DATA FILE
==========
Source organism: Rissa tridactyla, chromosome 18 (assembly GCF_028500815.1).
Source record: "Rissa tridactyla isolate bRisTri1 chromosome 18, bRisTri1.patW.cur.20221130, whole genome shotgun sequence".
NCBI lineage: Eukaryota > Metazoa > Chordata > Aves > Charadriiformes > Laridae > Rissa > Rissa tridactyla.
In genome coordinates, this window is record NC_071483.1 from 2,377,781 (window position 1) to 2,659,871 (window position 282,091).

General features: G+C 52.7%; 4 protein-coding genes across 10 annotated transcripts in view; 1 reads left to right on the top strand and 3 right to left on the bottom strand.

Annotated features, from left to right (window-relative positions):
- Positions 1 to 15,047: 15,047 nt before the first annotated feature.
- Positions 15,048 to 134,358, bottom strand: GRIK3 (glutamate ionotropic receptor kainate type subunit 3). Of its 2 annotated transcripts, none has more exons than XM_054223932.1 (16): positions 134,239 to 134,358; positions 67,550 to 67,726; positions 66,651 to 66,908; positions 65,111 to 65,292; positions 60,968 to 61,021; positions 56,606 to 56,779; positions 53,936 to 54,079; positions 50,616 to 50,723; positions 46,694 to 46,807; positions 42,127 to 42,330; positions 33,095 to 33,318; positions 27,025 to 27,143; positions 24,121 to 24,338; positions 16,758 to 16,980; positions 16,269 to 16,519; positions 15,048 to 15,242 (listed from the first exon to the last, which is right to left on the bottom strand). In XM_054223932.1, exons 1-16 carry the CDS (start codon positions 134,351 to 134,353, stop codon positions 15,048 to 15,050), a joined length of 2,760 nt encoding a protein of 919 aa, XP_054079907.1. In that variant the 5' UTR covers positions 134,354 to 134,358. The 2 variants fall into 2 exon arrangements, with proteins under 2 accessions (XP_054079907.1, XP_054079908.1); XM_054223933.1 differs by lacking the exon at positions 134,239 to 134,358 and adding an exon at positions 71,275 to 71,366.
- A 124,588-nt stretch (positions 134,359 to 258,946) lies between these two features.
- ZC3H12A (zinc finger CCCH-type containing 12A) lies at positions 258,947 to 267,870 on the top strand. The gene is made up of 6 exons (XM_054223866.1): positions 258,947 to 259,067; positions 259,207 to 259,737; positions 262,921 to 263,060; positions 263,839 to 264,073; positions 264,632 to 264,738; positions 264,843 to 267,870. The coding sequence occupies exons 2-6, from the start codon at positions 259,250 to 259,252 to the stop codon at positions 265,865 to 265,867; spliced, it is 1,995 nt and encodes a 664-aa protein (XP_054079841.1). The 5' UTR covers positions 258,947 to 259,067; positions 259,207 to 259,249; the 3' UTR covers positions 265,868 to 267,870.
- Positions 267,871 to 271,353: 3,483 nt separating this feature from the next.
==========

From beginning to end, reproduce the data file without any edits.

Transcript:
Source organism: Rissa tridactyla, chromosome 18 (assembly GCF_028500815.1).
Source record: "Rissa tridactyla isolate bRisTri1 chromosome 18, bRisTri1.patW.cur.20221130, whole genome shotgun sequence".
NCBI lineage: Eukaryota > Metazoa > Chordata > Aves > Charadriiformes > Laridae > Rissa > Rissa tridactyla.
In genome coordinates, this window is record NC_071483.1 from 2,377,781 (window position 1) to 2,659,871 (window position 282,091).

General features: G+C 52.7%; 4 protein-coding genes across 10 annotated transcripts in view; 1 reads left to right on the top strand and 3 right to left on the bottom strand.

Annotated features, from left to right (window-relative positions):
- Positions 1 to 15,047: 15,047 nt before the first annotated feature.
- Positions 15,048 to 134,358, bottom strand: GRIK3 (glutamate ionotropic receptor kainate type subunit 3). Of its 2 annotated transcripts, none has more exons than XM_054223932.1 (16): positions 134,239 to 134,358; positions 67,550 to 67,726; positions 66,651 to 66,908; positions 65,111 to 65,292; positions 60,968 to 61,021; positions 56,606 to 56,779; positions 53,936 to 54,079; positions 50,616 to 50,723; positions 46,694 to 46,807; positions 42,127 to 42,330; positions 33,095 to 33,318; positions 27,025 to 27,143; positions 24,121 to 24,338; positions 16,758 to 16,980; positions 16,269 to 16,519; positions 15,048 to 15,242 (listed from the first exon to the last, which is right to left on the bottom strand). In XM_054223932.1, exons 1-16 carry the CDS (start codon positions 134,351 to 134,353, stop codon positions 15,048 to 15,050), a joined length of 2,760 nt encoding a protein of 919 aa, XP_054079907.1. In that variant the 5' UTR covers positions 134,354 to 134,358. The 2 variants fall into 2 exon arrangements, with proteins under 2 accessions (XP_054079907.1, XP_054079908.1); XM_054223933.1 differs by lacking the exon at positions 134,239 to 134,358 and adding an exon at positions 71,275 to 71,366.
- A 124,588-nt stretch (positions 134,359 to 258,946) lies between these two features.
- ZC3H12A (zinc finger CCCH-type containing 12A) lies at positions 258,947 to 267,870 on the top strand. The gene is made up of 6 exons (XM_054223866.1): positions 258,947 to 259,067; positions 259,207 to 259,737; positions 262,921 to 263,060; positions 263,839 to 264,073; positions 264,632 to 264,738; positions 264,843 to 267,870. The coding sequence occupies exons 2-6, from the start codon at positions 259,250 to 259,252 to the stop codon at positions 265,865 to 265,867; spliced, it is 1,995 nt and encodes a 664-aa protein (XP_054079841.1). The 5' UTR covers positions 258,947 to 259,067; positions 259,207 to 259,249; the 3' UTR covers positions 265,868 to 267,870.
- Positions 267,871 to 271,353: 3,483 nt separating this feature from the next.